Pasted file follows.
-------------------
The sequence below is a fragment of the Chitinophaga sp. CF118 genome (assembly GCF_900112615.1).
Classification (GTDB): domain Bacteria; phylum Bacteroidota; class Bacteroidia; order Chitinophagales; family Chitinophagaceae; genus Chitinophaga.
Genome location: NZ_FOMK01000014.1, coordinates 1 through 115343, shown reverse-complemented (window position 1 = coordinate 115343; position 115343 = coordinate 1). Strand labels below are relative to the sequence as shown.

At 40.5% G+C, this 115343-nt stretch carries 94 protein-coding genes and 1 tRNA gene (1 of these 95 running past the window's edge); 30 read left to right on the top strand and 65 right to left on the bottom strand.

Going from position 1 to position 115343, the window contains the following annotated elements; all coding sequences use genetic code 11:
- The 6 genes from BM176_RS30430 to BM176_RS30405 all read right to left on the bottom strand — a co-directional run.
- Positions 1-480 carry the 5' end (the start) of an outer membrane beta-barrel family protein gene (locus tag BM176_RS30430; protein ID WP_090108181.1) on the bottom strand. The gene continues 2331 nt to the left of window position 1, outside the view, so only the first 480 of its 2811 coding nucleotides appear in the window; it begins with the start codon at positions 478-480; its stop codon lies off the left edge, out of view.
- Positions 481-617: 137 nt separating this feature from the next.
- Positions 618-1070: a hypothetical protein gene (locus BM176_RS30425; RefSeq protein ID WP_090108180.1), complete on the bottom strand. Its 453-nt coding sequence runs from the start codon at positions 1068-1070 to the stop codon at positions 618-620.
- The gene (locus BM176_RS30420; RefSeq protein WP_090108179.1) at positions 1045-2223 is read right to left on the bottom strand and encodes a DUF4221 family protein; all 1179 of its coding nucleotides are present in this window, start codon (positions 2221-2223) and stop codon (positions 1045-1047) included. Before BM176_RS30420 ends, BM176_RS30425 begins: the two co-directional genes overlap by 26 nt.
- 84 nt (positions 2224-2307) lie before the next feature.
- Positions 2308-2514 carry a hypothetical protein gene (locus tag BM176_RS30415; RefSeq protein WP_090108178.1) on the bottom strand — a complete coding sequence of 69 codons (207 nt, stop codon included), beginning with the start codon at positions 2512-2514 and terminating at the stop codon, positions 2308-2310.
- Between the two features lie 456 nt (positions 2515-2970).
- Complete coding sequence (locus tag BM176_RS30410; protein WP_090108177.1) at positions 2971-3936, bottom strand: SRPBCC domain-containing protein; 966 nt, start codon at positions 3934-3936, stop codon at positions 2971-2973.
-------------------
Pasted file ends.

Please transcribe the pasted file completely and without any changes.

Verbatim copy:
The sequence below is a fragment of the Chitinophaga sp. CF118 genome (assembly GCF_900112615.1).
Classification (GTDB): domain Bacteria; phylum Bacteroidota; class Bacteroidia; order Chitinophagales; family Chitinophagaceae; genus Chitinophaga.
Genome location: NZ_FOMK01000014.1, coordinates 1 through 115343, shown reverse-complemented (window position 1 = coordinate 115343; position 115343 = coordinate 1). Strand labels below are relative to the sequence as shown.

At 40.5% G+C, this 115343-nt stretch carries 94 protein-coding genes and 1 tRNA gene (1 of these 95 running past the window's edge); 30 read left to right on the top strand and 65 right to left on the bottom strand.

Going from position 1 to position 115343, the window contains the following annotated elements; all coding sequences use genetic code 11:
- The 6 genes from BM176_RS30430 to BM176_RS30405 all read right to left on the bottom strand — a co-directional run.
- Positions 1-480 carry the 5' end (the start) of an outer membrane beta-barrel family protein gene (locus tag BM176_RS30430; protein ID WP_090108181.1) on the bottom strand. The gene continues 2331 nt to the left of window position 1, outside the view, so only the first 480 of its 2811 coding nucleotides appear in the window; it begins with the start codon at positions 478-480; its stop codon lies off the left edge, out of view.
- Positions 481-617: 137 nt separating this feature from the next.
- Positions 618-1070: a hypothetical protein gene (locus BM176_RS30425; RefSeq protein ID WP_090108180.1), complete on the bottom strand. Its 453-nt coding sequence runs from the start codon at positions 1068-1070 to the stop codon at positions 618-620.
- The gene (locus BM176_RS30420; RefSeq protein WP_090108179.1) at positions 1045-2223 is read right to left on the bottom strand and encodes a DUF4221 family protein; all 1179 of its coding nucleotides are present in this window, start codon (positions 2221-2223) and stop codon (positions 1045-1047) included. Before BM176_RS30420 ends, BM176_RS30425 begins: the two co-directional genes overlap by 26 nt.
- 84 nt (positions 2224-2307) lie before the next feature.
- Positions 2308-2514 carry a hypothetical protein gene (locus tag BM176_RS30415; RefSeq protein WP_090108178.1) on the bottom strand — a complete coding sequence of 69 codons (207 nt, stop codon included), beginning with the start codon at positions 2512-2514 and terminating at the stop codon, positions 2308-2310.
- Between the two features lie 456 nt (positions 2515-2970).
- Complete coding sequence (locus tag BM176_RS30410; protein WP_090108177.1) at positions 2971-3936, bottom strand: SRPBCC domain-containing protein; 966 nt, start codon at positions 3934-3936, stop codon at positions 2971-2973.